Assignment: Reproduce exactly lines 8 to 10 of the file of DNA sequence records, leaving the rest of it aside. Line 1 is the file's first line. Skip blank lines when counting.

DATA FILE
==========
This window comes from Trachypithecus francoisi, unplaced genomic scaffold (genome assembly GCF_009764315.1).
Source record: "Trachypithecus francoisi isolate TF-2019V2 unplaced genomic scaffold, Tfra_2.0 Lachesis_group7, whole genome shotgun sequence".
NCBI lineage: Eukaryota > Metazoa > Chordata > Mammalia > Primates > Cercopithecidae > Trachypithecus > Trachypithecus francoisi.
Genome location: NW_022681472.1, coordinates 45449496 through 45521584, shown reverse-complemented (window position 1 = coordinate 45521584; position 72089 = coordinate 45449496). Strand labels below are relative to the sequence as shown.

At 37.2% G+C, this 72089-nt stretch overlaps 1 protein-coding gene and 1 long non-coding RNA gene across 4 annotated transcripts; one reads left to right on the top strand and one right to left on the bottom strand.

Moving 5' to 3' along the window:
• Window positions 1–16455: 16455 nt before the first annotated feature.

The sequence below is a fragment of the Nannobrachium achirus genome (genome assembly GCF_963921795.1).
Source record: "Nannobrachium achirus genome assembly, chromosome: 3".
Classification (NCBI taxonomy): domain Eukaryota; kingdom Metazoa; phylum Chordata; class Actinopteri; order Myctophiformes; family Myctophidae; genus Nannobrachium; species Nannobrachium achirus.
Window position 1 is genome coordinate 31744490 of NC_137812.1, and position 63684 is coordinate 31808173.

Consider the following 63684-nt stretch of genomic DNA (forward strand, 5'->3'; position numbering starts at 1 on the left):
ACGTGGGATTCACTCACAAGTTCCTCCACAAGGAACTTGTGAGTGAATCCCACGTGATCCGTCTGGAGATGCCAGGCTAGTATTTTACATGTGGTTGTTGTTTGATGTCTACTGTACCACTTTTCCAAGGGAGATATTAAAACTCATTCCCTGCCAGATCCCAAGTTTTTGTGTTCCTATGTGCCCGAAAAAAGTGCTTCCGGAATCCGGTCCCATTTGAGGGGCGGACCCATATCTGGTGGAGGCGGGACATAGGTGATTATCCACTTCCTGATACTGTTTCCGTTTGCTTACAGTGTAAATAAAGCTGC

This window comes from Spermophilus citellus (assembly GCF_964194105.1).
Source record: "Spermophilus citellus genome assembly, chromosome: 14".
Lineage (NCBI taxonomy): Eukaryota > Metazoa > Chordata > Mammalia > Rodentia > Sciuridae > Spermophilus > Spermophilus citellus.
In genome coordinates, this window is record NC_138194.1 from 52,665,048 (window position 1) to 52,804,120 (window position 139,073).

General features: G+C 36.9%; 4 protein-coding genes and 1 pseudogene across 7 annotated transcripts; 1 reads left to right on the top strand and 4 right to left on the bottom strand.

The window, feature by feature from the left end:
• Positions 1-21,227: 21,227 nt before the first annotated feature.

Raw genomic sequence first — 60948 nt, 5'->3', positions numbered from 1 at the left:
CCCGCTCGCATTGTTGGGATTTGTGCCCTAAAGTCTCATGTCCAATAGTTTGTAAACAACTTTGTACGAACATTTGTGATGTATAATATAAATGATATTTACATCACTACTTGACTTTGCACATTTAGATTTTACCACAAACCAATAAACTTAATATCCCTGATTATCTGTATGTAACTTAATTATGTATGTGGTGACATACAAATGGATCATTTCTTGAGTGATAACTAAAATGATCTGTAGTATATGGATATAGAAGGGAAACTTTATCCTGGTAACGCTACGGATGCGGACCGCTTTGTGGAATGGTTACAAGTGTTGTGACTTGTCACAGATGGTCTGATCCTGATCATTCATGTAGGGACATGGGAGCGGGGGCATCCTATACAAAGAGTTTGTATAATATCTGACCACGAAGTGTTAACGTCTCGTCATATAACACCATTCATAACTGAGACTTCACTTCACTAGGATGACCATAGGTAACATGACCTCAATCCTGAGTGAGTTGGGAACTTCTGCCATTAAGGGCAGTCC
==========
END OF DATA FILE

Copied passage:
The sequence below is a fragment of the Nannobrachium achirus genome (genome assembly GCF_963921795.1).
Source record: "Nannobrachium achirus genome assembly, chromosome: 3".
Classification (NCBI taxonomy): domain Eukaryota; kingdom Metazoa; phylum Chordata; class Actinopteri; order Myctophiformes; family Myctophidae; genus Nannobrachium; species Nannobrachium achirus.